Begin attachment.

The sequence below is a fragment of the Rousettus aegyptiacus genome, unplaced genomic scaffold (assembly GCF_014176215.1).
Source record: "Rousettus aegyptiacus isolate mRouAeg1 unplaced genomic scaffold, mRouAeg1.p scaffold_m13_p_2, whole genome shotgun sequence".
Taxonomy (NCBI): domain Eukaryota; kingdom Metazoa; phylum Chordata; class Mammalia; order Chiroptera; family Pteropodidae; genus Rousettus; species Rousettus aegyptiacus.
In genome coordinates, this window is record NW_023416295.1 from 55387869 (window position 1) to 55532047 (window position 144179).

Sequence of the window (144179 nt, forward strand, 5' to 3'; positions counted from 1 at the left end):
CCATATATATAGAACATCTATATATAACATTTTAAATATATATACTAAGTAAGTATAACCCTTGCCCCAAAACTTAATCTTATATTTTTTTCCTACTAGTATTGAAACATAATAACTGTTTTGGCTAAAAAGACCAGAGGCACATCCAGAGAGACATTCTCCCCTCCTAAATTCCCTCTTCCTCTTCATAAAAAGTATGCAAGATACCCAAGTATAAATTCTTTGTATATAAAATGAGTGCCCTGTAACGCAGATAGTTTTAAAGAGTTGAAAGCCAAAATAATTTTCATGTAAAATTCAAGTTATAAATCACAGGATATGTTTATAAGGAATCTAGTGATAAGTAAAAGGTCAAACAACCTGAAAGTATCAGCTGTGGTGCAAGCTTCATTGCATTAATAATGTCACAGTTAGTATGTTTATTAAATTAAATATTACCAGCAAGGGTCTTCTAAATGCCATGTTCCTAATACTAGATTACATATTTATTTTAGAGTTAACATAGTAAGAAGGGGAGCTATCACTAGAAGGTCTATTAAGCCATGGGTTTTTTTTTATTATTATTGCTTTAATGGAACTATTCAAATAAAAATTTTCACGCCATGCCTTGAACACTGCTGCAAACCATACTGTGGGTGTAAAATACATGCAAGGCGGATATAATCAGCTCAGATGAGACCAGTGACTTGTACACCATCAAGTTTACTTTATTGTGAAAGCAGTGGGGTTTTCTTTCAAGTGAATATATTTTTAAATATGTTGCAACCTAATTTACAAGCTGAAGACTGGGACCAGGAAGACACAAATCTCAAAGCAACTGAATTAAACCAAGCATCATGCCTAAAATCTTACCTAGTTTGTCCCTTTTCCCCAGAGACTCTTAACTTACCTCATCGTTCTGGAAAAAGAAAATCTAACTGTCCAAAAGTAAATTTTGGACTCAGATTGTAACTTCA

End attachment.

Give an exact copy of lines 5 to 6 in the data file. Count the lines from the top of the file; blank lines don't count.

Sequence of the window (144179 nt, forward strand, 5' to 3'; positions counted from 1 at the left end):
CCATATATATAGAACATCTATATATAACATTTTAAATATATATACTAAGTAAGTATAACCCTTGCCCCAAAACTTAATCTTATATTTTTTTCCTACTAGTATTGAAACATAATAACTGTTTTGGCTAAAAAGACCAGAGGCACATCCAGAGAGACATTCTCCCCTCCTAAATTCCCTCTTCCTCTTCATAAAAAGTATGCAAGATACCCAAGTATAAATTCTTTGTATATAAAATGAGTGCCCTGTAACGCAGATAGTTTTAAAGAGTTGAAAGCCAAAATAATTTTCATGTAAAATTCAAGTTATAAATCACAGGATATGTTTATAAGGAATCTAGTGATAAGTAAAAGGTCAAACAACCTGAAAGTATCAGCTGTGGTGCAAGCTTCATTGCATTAATAATGTCACAGTTAGTATGTTTATTAAATTAAATATTACCAGCAAGGGTCTTCTAAATGCCATGTTCCTAATACTAGATTACATATTTATTTTAGAGTTAACATAGTAAGAAGGGGAGCTATCACTAGAAGGTCTATTAAGCCATGGGTTTTTTTTTATTATTATTGCTTTAATGGAACTATTCAAATAAAAATTTTCACGCCATGCCTTGAACACTGCTGCAAACCATACTGTGGGTGTAAAATACATGCAAGGCGGATATAATCAGCTCAGATGAGACCAGTGACTTGTACACCATCAAGTTTACTTTATTGTGAAAGCAGTGGGGTTTTCTTTCAAGTGAATATATTTTTAAATATGTTGCAACCTAATTTACAAGCTGAAGACTGGGACCAGGAAGACACAAATCTCAAAGCAACTGAATTAAACCAAGCATCATGCCTAAAATCTTACCTAGTTTGTCCCTTTTCCCCAGAGACTCTTAACTTACCTCATCGTTCTGGAAAAAGAAAATCTAACTGTCCAAAAGTAAATTTTGGACTCAGATTGTAACTTCA